When we step into the aspen glade the next morning, the herd is so deep into the private land that we can’t see it. We stake out the meadow anyway and listen to elk drift agonizingly closer all day. Finally, a pair of good satellite bulls trot into view and bed among the private aspens. We can just see them through the sea of white trunks: a whale tale here, a closed eye there. One bull is caked in mud, his thick antlers as brown as his body.
As we wait, a message flashes on my Garmin inReach. Aram is driving home from his own elk hunt and asking after mine. My unit isn’t far out of his way, and we text about the logistics of him swinging by.
How do you know what kind of hunter you are, I think, staring at the little screen, if you’ve always got help?
Then three cows come tearing into the clearing, herd bull on their heels.
“Holy shit,” Kali whispers, and I feel, if not smug exactly, at least justified in having dragged her down here. Today I am calm on the sticks, ready to shoot the moment he steps onto public. Instead, I watch him scream through the scope as he rounds up his cows and ushers them out of sight again.
That evening, I finally call a third satellite bull onto public—one Kali hopes I’ll shoot. But he’s young and curious, and I’d rather keep hunting.
“You’re a damn mountain goat,” Kali grumbles from below as we climb toward camp in the dark, and I can’t help but grin. At least I hike like an elk hunter.
Halfway up the mountain, our inReaches ping with messages from buddies warning of hail and flash flooding. I agree to pack up camp and hike down to our trucks that night. As the sky splits open with near-simultaneous thunder and lightning, I find I have another message waiting that has nothing to do with the weather.
Aram’s question is direct: “Would you like my help?”
When Aram and his 14-year-old son, Josiah, roll into my campsite the next morning, Kali has left for work and I’ve got a good bull spotted across the reservoir. The von Benedikts look as tired as the packhorses in their trailer, every one of them spent from a week in the Montana wilderness. It’s the sixth day of my nine-day season, though I’ve been in these mountains for two full weeks now. I’m feeling delirious from physical exertion and decision fatigue. Aram mostly just listens as the words tumble out. I explain what the elk are doing, what I’ve been doing, and about each of the bulls I should have killed.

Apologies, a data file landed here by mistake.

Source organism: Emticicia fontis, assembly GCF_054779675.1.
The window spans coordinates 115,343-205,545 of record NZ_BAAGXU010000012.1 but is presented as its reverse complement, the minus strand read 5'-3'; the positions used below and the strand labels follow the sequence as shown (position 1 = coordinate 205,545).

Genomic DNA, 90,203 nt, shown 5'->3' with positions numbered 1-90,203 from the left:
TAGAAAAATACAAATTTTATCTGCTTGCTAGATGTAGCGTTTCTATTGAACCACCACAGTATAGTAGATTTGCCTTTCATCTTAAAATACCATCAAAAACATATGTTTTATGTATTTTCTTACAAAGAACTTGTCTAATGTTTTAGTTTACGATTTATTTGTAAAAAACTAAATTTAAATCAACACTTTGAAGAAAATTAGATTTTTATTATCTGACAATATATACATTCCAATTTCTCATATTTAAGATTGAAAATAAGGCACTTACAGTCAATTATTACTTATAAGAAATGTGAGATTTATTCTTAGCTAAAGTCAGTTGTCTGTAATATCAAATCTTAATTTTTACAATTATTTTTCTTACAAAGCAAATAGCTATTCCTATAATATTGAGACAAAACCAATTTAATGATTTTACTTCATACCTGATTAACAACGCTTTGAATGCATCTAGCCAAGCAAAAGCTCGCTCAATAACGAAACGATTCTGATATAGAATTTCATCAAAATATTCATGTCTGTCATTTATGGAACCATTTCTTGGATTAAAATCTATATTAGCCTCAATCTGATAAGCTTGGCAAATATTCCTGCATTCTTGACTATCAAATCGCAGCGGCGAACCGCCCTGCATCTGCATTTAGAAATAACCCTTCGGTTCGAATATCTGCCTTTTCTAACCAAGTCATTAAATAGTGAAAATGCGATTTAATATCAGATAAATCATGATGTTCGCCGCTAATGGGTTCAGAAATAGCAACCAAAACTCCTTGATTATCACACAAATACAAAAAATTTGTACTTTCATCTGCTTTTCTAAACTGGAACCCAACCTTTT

As it turns out, Aram informs me, you can legally hunt private property in Utah as long as it fits a strict set of criteria. I check the regulation booklet in my truck and groan. That herd bull had been perfectly legal all those times I chose not to shoot.
“I see three obstacles to filling your tag,” Aram says, listing them off. “First is the private property problem, which I think we just addressed somewhat. The second is time. You are running out of time. Third—and I’m just being honest—you don’t think you can do it.”
He would have been right a couple hours ago, but the uncertainty of filling my elk tag has vanished with Aram’s arrival. He’s the kind of hunter who kills game. When I hunt with him, I am too. There’s no denying I’ve traded some adventure for security. But at this point, I don’t care anymore.